John Keenan, the police official who led New York City’s manhunt for the “Son of Sam” killer and eventually took a case-solving confession from David Berkowitz, died Sept. 19. He was 99.
His death was announced by the New York Police Department. No further details were provided.
Mr. Keenan was the NYPD’s chief of detectives during the killing rampage, which terrified the city in 1976 and 1977 as an unknown gunman stalked his victims with a .44-caliber handgun, killing six and wounding seven others.
When a parking ticket, issued to a car seen parked near the scene of one slaying, finally led detectives on Aug. 10, 1977, to the Yonkers home of Berkowitz, a 24-year-old postal worker, Mr. Keenan was there to confront him. It was a climactic scene Keenan later recounted many times for journalists.
“I know you. You’re detective — Chief Keenan,” said Berkowitz, who had publicly taunted the police with notes during the hunt.
“Who are you?” Mr. Keenan asked.
“I am the Son of Sam,” Berkowitz replied.
Mr. Keenan’s work on the case came near the end of a 37-year career with the department. He announced his retirement five months later when a new commissioner took office and wanted to appoint his own top deputies.
During World War II, Mr. Keenan was a lieutenant in the Army’s Counter Intelligence Corps. He landed on Utah Beach in the D-Day invasion and participated in the Battle of the Bulge and the liberation of Paris. Author J.D. Salinger, who was writing “Catcher in the Rye” between battles, was in Mr. Keenan’s infantry division and became a lifelong friend.
After leaving the NYPD, Mr. Keenan became vice president of operations at the New York Racing Association, which operates the Belmont Park, Aqueduct and Saratoga thoroughbred horse tracks.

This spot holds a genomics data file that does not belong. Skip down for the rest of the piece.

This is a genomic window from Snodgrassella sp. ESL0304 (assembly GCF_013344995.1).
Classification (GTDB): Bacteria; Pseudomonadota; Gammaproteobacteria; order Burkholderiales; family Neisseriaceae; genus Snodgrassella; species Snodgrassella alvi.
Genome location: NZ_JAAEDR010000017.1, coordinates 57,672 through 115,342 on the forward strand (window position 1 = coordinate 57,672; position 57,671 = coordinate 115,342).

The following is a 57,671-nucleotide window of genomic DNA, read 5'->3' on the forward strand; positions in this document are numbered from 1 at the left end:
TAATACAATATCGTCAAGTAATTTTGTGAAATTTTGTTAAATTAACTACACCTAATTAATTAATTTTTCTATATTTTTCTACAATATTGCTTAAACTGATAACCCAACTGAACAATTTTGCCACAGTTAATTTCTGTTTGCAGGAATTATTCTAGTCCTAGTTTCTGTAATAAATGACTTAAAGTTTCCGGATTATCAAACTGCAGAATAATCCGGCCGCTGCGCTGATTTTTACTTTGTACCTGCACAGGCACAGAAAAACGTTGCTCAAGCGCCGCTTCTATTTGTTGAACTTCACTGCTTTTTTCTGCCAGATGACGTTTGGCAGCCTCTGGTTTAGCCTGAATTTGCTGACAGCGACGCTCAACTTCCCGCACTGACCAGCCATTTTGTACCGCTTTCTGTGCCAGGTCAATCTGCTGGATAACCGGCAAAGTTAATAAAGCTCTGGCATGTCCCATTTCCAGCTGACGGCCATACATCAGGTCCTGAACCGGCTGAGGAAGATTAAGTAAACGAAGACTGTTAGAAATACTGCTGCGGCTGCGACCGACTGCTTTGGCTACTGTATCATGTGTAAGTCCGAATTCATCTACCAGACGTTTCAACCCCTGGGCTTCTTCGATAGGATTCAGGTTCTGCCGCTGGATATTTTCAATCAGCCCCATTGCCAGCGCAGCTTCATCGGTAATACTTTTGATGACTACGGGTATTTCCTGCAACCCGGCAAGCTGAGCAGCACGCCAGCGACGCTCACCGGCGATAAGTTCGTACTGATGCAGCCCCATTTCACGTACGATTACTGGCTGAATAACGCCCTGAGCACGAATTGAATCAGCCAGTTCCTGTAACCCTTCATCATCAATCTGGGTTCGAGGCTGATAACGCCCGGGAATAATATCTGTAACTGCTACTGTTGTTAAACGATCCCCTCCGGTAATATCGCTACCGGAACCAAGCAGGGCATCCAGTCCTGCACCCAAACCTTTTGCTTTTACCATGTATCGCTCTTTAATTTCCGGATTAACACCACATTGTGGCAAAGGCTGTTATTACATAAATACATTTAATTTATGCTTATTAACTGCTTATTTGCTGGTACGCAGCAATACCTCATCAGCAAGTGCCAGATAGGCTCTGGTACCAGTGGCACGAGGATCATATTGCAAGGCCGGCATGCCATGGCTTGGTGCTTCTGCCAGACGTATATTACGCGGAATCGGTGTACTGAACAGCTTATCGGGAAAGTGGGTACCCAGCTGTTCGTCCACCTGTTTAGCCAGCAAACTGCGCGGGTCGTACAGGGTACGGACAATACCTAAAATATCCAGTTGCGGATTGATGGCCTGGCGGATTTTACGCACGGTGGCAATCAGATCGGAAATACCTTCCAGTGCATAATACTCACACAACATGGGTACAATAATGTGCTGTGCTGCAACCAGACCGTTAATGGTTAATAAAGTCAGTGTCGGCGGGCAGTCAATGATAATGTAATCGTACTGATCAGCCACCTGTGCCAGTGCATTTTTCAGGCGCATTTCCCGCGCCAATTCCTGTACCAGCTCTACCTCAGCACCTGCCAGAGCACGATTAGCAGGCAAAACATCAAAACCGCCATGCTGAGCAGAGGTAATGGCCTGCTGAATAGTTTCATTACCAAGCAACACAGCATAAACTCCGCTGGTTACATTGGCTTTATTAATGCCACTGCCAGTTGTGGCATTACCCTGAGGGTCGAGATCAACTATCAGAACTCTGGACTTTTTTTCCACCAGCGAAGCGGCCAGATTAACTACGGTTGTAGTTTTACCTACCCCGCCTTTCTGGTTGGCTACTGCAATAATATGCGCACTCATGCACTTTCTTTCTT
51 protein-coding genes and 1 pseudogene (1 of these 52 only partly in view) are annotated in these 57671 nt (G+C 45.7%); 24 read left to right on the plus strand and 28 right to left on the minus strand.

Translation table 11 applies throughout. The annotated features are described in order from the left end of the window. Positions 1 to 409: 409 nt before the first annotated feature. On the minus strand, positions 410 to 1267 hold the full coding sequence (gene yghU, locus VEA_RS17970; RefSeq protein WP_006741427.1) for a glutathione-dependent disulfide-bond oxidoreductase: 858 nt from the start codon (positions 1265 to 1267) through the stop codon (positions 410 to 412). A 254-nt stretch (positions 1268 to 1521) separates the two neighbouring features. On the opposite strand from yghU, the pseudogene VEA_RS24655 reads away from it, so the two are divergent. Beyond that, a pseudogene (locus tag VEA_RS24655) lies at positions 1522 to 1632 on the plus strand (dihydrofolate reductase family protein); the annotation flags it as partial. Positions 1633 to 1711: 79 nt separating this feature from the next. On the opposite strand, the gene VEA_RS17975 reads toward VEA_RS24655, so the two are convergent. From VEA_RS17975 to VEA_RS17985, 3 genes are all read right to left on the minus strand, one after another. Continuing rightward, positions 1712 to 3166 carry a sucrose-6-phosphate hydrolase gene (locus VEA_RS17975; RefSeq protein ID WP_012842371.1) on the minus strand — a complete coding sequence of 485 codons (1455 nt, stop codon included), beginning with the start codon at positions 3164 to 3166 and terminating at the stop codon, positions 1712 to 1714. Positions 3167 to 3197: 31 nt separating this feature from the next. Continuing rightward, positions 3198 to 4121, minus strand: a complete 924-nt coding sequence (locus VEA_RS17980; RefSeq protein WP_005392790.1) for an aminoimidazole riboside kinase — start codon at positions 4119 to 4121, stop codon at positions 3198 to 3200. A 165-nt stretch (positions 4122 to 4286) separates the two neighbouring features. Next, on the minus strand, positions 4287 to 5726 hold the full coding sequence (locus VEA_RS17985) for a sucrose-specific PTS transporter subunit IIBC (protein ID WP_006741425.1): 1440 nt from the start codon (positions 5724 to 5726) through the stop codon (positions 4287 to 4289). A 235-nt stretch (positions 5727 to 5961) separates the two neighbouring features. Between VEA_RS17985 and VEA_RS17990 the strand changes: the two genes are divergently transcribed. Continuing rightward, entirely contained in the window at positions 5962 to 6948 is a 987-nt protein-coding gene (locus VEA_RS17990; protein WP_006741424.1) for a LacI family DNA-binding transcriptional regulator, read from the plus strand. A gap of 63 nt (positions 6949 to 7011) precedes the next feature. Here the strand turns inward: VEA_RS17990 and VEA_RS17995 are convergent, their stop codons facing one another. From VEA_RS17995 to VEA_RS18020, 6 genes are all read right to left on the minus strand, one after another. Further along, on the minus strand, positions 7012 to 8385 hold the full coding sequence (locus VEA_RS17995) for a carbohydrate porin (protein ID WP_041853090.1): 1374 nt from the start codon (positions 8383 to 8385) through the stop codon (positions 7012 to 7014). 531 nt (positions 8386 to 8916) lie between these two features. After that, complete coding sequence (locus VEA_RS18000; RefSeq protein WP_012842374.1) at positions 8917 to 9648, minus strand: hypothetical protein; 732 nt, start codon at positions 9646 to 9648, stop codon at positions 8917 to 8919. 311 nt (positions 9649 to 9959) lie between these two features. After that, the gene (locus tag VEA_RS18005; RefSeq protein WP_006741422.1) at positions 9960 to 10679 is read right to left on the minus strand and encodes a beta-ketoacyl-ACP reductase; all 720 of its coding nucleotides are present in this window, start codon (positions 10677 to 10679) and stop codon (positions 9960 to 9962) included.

He lived in Rockville Centre on Long Island. He and his wife, Sara, were married for 73 years. Two of their three daughters preceded him in death.
Mr. Keenan’s leadership of the Son of Sam manhunt cemented his reputation as a tough but tactical police officer.
Searching for the killer, he oversaw a task force dubbed Operation Omega that by one count involved 75 detectives and more than 200 uniformed officers. He also used televised news conferences to talk directly to the killer, trying to coax him into stopping his crime rampage and surrender.
“Son of Sam, we now know you are not a woman hater — and know how you have suffered,” Mr. Keenan said at a news conference after the killer identified himself by that nickname in a note left at the scene of a double homicide in April 1977. “We wish to help you, and it is not too late. Please let us help you.”
Recounting the manhunt to TV news station NY1 for the 40th anniversary of the arrest, Mr. Keenan said even he had been afraid of where the gunman might strike next.
“My daughter Joan was a teenager, and I had two other daughters,” Keenan said. “And I was worried about them. I realized most fathers were in the same position: They were worried about their daughters. It became kind of a panic in the city.”
The killer had been taunting investigators in letters to New York Daily News columnist Jimmy Breslin. In one, he offered detectives words of encouragement.
“Please inform all the detectives working the case that I wish them the best of luck,” Berkowitz wrote. “Keep Em digging, drive on, think positive, get off your butts, knock on coffins, etc.
“Upon my capture I promise to buy all the guys working on the case a new pair of shoes if I can get up the money.”
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